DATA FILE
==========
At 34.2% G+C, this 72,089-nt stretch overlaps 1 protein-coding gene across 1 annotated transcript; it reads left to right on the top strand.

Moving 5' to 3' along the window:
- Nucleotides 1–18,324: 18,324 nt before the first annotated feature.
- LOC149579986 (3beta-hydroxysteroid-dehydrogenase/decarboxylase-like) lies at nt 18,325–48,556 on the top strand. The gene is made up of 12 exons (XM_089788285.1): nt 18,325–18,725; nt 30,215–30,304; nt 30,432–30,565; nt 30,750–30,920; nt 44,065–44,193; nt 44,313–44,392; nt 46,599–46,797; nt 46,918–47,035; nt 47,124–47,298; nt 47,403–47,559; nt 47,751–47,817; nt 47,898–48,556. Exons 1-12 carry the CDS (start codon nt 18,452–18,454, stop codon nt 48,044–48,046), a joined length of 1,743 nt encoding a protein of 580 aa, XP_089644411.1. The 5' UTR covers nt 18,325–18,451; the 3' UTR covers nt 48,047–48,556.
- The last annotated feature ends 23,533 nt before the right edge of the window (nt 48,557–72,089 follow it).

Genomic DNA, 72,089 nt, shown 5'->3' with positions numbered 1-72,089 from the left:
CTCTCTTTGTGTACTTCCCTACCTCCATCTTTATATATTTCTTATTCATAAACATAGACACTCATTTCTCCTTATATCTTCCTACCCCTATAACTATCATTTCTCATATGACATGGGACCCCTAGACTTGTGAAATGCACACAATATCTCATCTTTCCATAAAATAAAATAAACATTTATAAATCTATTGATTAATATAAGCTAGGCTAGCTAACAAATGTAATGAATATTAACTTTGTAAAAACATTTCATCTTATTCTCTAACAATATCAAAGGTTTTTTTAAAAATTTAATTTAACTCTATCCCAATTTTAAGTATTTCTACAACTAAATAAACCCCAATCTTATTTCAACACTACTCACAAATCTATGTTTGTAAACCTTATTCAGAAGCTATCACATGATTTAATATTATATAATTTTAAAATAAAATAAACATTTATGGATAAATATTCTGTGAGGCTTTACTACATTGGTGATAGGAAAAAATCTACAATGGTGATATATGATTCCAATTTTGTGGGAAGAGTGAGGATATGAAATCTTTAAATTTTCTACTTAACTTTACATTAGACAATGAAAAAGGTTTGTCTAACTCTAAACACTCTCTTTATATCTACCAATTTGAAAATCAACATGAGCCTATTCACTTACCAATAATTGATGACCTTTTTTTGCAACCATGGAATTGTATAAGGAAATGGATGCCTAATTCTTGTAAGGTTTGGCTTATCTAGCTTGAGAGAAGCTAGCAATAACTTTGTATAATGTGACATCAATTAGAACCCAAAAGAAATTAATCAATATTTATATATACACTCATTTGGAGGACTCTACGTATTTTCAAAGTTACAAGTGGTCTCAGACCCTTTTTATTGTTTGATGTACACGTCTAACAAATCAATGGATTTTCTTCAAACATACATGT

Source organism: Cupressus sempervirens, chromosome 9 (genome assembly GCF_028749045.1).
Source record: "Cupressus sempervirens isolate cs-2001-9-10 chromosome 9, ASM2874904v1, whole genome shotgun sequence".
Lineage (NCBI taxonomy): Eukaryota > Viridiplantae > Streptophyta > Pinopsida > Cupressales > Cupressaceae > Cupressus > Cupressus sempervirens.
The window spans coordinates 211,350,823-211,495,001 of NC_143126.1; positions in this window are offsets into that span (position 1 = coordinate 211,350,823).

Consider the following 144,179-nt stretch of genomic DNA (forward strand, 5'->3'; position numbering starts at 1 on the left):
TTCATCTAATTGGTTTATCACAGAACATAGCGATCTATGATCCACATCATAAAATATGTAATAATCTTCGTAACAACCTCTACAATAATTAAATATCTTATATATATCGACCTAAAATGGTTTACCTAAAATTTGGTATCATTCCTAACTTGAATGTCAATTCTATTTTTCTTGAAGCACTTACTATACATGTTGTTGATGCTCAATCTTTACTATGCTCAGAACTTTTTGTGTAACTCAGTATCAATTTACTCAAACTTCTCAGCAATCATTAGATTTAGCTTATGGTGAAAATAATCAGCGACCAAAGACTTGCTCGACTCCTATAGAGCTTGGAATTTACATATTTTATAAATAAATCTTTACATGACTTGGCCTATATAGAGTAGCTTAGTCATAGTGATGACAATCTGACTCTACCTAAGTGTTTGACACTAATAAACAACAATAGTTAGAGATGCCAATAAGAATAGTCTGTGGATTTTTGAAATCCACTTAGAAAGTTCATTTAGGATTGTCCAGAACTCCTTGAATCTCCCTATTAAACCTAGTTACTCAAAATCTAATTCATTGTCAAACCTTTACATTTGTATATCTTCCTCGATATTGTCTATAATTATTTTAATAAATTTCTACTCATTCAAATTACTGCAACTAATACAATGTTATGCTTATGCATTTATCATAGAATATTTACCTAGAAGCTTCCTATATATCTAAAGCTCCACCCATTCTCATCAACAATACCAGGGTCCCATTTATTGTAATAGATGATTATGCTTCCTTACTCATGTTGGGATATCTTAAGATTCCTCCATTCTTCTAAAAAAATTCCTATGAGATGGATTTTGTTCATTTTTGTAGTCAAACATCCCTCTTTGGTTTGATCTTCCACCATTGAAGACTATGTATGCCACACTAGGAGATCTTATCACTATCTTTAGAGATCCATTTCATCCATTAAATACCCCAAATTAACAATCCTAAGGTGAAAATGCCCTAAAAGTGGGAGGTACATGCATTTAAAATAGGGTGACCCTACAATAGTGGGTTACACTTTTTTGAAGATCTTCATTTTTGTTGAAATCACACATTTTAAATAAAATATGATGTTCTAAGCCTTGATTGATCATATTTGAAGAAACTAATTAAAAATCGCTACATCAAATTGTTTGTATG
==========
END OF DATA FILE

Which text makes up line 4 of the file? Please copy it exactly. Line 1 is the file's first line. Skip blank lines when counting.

- LOC149579986 (3beta-hydroxysteroid-dehydrogenase/decarboxylase-like) lies at nt 18,325–48,556 on the top strand. The gene is made up of 12 exons (XM_089788285.1): nt 18,325–18,725; nt 30,215–30,304; nt 30,432–30,565; nt 30,750–30,920; nt 44,065–44,193; nt 44,313–44,392; nt 46,599–46,797; nt 46,918–47,035; nt 47,124–47,298; nt 47,403–47,559; nt 47,751–47,817; nt 47,898–48,556. Exons 1-12 carry the CDS (start codon nt 18,452–18,454, stop codon nt 48,044–48,046), a joined length of 1,743 nt encoding a protein of 580 aa, XP_089644411.1. The 5' UTR covers nt 18,325–18,451; the 3' UTR covers nt 48,047–48,556.